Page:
Nintendo Switch

Now you may be thinking, how am I going to use a controller with a tablet on the go? Well, that controller we were talking about earlier is actually a modular set of “Joy-Con” controller sticks that slide off of the controller base, right onto the side of the tablet’s screen. That said, the two controllers can also be used detached from the device, and even can be used as two distinct controllers you and a friend can share to play with or against one another in game.

Now, because of the the portability of the Switch, you may be thinking that there is no way that it is going to be powerful enough to be a real competitor to current gen consoles. Well, that’s not quite true. While the full spec sheet is not out yet, Nvidia has released that they have developed custom software and hardware to power the Switch. This includes a custom Tegra processor that should be able to outperform the PS4 and Xbox One in graphical capability. Which actually makes sense if you look at the developers and publishers that have signed on to create games for the device.

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Yes, Nintendo is finally opening up to letting more third parties create games for their devices. This should be exciting news for everyone, as competition always creates a better market of quality, especially for the consumer. You’ll now be able to play the likes of Skyrim remastered on the go easily. If that doesn’t excite you, I don’t know what will.

Nintendo Switch Developers And Publishers

I for one am excited for the possibility of a proper console Pokemon game when this console is released in March 2017. As more information is released we will continue to provide updates on the Nintendo Switch, so be sure to subscribe and follow us on social media.

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ROCCAT Sova Review

ROCCAT Sova Review

With the Sova Lapboard, Roccat has a  new product in its portfolio, for all those want to play from their bed or couch. Featuring a gaming TKL keyboard, with a hard plastic mouse mat and a palm rest and some comfy cushions this could be an interesting option. Apart from that, the Sova is available as a rubber dome and as a mechanical version.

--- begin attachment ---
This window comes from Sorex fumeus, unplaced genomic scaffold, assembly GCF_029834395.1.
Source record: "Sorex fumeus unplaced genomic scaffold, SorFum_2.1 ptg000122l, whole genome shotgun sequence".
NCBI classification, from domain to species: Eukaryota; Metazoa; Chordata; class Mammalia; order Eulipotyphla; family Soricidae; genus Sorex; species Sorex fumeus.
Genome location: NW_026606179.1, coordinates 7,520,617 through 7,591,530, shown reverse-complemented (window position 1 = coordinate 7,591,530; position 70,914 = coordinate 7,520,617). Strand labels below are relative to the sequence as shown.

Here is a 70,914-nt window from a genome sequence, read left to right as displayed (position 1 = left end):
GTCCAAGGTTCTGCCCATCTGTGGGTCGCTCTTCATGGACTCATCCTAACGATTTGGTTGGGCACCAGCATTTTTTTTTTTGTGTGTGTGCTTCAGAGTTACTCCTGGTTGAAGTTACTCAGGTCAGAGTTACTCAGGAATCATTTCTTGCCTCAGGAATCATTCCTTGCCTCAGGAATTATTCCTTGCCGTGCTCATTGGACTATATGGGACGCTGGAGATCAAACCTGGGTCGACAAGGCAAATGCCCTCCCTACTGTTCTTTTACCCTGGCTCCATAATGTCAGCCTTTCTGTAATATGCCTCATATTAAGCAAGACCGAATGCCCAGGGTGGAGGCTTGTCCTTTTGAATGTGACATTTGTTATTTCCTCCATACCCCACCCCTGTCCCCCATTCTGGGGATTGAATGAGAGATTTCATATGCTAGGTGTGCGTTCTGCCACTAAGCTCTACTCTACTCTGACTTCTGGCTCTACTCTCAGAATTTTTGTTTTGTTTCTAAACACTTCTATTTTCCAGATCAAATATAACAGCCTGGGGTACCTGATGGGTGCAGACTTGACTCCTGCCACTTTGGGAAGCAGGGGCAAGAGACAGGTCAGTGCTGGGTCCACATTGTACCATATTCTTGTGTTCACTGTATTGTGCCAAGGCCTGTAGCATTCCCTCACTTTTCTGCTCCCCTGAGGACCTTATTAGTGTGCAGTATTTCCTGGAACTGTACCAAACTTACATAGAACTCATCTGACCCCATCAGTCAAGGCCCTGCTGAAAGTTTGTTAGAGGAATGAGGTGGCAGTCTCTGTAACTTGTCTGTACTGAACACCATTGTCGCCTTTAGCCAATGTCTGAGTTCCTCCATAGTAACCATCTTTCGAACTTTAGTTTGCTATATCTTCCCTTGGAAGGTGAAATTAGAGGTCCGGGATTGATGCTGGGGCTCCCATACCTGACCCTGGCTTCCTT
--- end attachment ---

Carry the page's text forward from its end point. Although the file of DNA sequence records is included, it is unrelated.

Today we’re going to introduce you to a new product from Roccat, which allows you to play comfortably from your couch. For the Sova Lapboard Roccat uses a TKL keyboard in combination with a huge mousepad beside it.

With the Sova Lapboard, Roccat offers a new device with a integrated TKL keyboard, palm rest and a large mousepad. First of all, we start talking about the design and dimensions of the product. The Sova Lapboard measures 640 x 280 x 37 mm with a total weight of over 2 Kg. The dimensions are adequate yet the pad might be larger. However, it’s clear Roccat preferred a smaller product, which makes it easier to handle.

The device is completely black whereas on the Roccat logo provides colour. The keyboard, with rubber dome switches and compact layout, is integrated into the main structure of the product and cannot be removed or moved to other positions. As we mentioned at the beginning of the paragraph the keyboard has no additional keys such as multimedia or macro buttons but there are few dual-function keys in the top row. The backlight is blue, which is basically the classic Roccat colour and the brightness is adjustable. The feedback is good and the key travel is precise, which leaves us with a decent rubber dome keyboard. Apparently, in terms of responsiveness, it’s far away from a mechanical keyboard. At the moment there is also available an additional version available featuring mechanical switches.